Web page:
An Interview with the Crew of Dead Woman’s Hollow – By Kirsten Walsh

Libby McDermott isn’t from the Pennsylvania area of the Appalachian Trail, yet she navigated it in her film as if she had spent her entire life there. Teamed up with Producer Matt Stahley and Writer John Taylor, the three put together an incredible cast and crew to withstand the trials of the Trail and its creepy history. They took a moment from preparing for their future projects to share their stories about the film, which is available for download on their website (details below).

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KW: Where did you come up with the unique idea for "Dead Woman’s Hollow"? It seems like a big undertaking for a film set on such a dangerous trail.

LM: We wanted to make a movie in this area and the Appalachia Trail runs right through here. It is the most beautiful, wild and tranquil places I have had the privilege of experiencing. Any day on the trail is a good day. Even if you were to go to the same place every day you would more than likely experience something completely different every time.

MS: We (Libby McDermott) and I were looking for a project to shoot in my home town area of Waynesboro,PA. Not being a writer we approached our good friend and writer John Taylor as he had written the other three films I had photographed. He told us of his idea and we loved it so the rest is history. I would say any film is a big undertaking but we have the trail running right through our county and I have spent a lot of time in the woods and mountains and already was pretty familiar with all of the locations we shot.

JT: Matt and I were trying to think of a story that was native to that area and could be filmed on a micro-budget. He mentioned that he and Libby had been out hiking and taking pictures along the Appalachian Trail, and thought it’d be cool to utilize the trail as a location. That’s when I remembered the local newspaper covering a story about a man who gunned down two women, killing one of them, who were hiking the trail. I was in 7th grade at the time and had lived in PA less than 2 years. I don’t know if you can appreciate how a kid from the mid-west would react to stories of who the paper was calling the Mountain Man, living in caves along the trail, shooting and killing hikers, etc…but I found the thought of it all quite terrifying. Little did I know at the time, but that would later inspire the screenplay of Dead Woman’s Hollow.

The very nature of micro-budget filmmaking itself is a big undertaking. The obstacles and challenges are a constant.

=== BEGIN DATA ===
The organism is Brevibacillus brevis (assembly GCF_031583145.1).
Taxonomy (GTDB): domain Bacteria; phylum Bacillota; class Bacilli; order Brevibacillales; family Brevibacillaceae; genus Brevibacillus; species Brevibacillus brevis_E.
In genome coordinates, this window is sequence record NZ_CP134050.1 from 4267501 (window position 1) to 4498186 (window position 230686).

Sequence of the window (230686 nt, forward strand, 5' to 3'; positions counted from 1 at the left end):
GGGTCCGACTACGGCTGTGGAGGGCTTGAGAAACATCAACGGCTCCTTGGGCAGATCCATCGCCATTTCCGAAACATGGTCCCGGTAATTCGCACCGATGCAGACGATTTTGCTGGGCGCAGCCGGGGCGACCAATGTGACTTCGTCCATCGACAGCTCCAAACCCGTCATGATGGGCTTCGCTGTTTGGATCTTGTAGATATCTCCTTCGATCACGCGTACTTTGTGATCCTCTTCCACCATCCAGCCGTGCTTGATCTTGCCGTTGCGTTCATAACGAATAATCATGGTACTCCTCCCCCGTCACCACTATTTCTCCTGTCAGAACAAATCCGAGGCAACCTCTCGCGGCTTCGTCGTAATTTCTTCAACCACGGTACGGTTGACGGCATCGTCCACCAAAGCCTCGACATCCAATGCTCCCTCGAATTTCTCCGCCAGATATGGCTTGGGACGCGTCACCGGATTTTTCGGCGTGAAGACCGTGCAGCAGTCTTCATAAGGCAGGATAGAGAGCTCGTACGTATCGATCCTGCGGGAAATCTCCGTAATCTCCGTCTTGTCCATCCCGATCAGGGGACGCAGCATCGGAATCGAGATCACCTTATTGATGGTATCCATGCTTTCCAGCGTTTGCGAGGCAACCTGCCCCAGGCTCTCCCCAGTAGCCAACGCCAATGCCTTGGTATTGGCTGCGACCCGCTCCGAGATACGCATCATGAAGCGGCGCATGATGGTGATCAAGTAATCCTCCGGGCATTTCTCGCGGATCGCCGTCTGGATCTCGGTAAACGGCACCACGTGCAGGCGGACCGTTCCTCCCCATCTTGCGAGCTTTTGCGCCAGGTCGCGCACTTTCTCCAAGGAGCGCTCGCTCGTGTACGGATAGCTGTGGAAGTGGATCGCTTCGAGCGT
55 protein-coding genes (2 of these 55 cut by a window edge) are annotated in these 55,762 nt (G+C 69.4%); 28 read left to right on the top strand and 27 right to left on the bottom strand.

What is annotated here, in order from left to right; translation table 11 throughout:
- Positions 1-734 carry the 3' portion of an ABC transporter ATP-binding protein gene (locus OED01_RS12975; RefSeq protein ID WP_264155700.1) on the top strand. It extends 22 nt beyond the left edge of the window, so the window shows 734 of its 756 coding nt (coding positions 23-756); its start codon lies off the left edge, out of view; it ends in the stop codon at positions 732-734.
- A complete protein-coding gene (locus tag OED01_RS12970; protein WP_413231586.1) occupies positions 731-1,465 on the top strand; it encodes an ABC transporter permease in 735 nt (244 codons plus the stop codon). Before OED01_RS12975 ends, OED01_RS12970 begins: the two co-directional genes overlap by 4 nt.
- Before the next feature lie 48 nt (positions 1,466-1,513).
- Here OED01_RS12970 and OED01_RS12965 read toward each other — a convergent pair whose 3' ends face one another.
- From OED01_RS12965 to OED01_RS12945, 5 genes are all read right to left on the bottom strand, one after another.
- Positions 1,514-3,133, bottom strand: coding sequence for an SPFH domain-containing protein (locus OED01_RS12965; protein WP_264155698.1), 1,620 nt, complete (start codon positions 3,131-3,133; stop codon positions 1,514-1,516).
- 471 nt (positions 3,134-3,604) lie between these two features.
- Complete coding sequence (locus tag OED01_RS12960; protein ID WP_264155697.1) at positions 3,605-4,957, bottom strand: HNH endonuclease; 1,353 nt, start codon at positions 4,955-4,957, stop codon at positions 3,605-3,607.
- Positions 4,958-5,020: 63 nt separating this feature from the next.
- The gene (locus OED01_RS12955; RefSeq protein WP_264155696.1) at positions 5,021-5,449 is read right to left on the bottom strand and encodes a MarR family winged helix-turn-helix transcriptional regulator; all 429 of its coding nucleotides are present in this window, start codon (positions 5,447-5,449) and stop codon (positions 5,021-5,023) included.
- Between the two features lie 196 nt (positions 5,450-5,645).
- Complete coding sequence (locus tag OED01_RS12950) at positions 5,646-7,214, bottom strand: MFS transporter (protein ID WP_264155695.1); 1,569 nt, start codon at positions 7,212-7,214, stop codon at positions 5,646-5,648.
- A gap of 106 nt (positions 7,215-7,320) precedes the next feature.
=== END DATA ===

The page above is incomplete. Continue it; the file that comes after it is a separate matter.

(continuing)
KW: How long did the entire production take, from inception through to the release? What was the biggest hurdle you had to cross as a crew/ cast member?

LM: After moving to PA from Nashville with Matt Stahley in early 2010 we mentioned to John Taylor we really wanted to do something around here. He had lived here and was familiar with the land and area. There was an idea from John, then script. We were ready for pitching idea/script and start casting by summer 2010. We met local actors and began shooting in fall. Winter slowed us to an almost stand still but we did what we could and continued on planning and locking down inside locations. By Early 2011 spring we had to finish outside locations before it popped green and we barely made it shooting in March and April. Indoor locations finally came together and we finished our last shots in the summer 2011 and knocked out some audio, establishing and atmosphere in Fall 2011. Editing began winter 2011 through fall 2012 when we finally showed everyone a first cut premiere at the Historic Capitol Theatre in Chambersburg, PA. It was a hit and all involved were happy with the result but we decided to do another edit and the composer wanted to make some changes as well so back to the editing through summer 2013 when we called it picture final and released it on DVD in July 2013.

MS: Id say it took a solid three years to finish and premiere. We didn’t have a straight shoot and were shooting on weekends or whenever we had the time. Weather played a big part in our delays and was one of the hurdles we faced. We dealt with several snow storms and basically the snow never leaves the mountain areas so we basically got held up for weeks waiting for snow to melt etc.